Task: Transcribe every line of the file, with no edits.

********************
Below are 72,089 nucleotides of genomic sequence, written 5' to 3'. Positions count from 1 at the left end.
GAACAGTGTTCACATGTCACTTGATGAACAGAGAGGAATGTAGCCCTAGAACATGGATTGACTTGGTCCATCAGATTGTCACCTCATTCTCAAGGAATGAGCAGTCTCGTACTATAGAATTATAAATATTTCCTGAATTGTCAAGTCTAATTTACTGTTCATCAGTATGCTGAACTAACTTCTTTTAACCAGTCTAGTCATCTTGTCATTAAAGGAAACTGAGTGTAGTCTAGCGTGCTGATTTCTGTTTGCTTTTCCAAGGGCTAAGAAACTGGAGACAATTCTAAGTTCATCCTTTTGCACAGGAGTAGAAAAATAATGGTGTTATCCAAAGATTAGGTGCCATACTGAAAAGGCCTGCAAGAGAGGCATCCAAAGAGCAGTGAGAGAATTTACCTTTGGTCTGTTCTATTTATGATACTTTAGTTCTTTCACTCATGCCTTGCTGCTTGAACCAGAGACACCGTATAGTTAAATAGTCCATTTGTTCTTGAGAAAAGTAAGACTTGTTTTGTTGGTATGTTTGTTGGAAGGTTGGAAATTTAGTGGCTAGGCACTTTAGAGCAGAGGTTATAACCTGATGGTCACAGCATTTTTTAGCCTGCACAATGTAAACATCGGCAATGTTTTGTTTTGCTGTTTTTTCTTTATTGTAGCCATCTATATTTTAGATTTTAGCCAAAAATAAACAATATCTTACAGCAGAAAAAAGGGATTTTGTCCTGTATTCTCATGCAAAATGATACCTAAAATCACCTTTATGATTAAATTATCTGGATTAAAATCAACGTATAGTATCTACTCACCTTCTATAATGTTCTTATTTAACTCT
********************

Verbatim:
Below are 72,089 nucleotides of genomic sequence, written 5' to 3'. Positions count from 1 at the left end.
GAACAGTGTTCACATGTCACTTGATGAACAGAGAGGAATGTAGCCCTAGAACATGGATTGACTTGGTCCATCAGATTGTCACCTCATTCTCAAGGAATGAGCAGTCTCGTACTATAGAATTATAAATATTTCCTGAATTGTCAAGTCTAATTTACTGTTCATCAGTATGCTGAACTAACTTCTTTTAACCAGTCTAGTCATCTTGTCATTAAAGGAAACTGAGTGTAGTCTAGCGTGCTGATTTCTGTTTGCTTTTCCAAGGGCTAAGAAACTGGAGACAATTCTAAGTTCATCCTTTTGCACAGGAGTAGAAAAATAATGGTGTTATCCAAAGATTAGGTGCCATACTGAAAAGGCCTGCAAGAGAGGCATCCAAAGAGCAGTGAGAGAATTTACCTTTGGTCTGTTCTATTTATGATACTTTAGTTCTTTCACTCATGCCTTGCTGCTTGAACCAGAGACACCGTATAGTTAAATAGTCCATTTGTTCTTGAGAAAAGTAAGACTTGTTTTGTTGGTATGTTTGTTGGAAGGTTGGAAATTTAGTGGCTAGGCACTTTAGAGCAGAGGTTATAACCTGATGGTCACAGCATTTTTTAGCCTGCACAATGTAAACATCGGCAATGTTTTGTTTTGCTGTTTTTTCTTTATTGTAGCCATCTATATTTTAGATTTTAGCCAAAAATAAACAATATCTTACAGCAGAAAAAAGGGATTTTGTCCTGTATTCTCATGCAAAATGATACCTAAAATCACCTTTATGATTAAATTATCTGGATTAAAATCAACGTATAGTATCTACTCACCTTCTATAATGTTCTTATTTAACTCT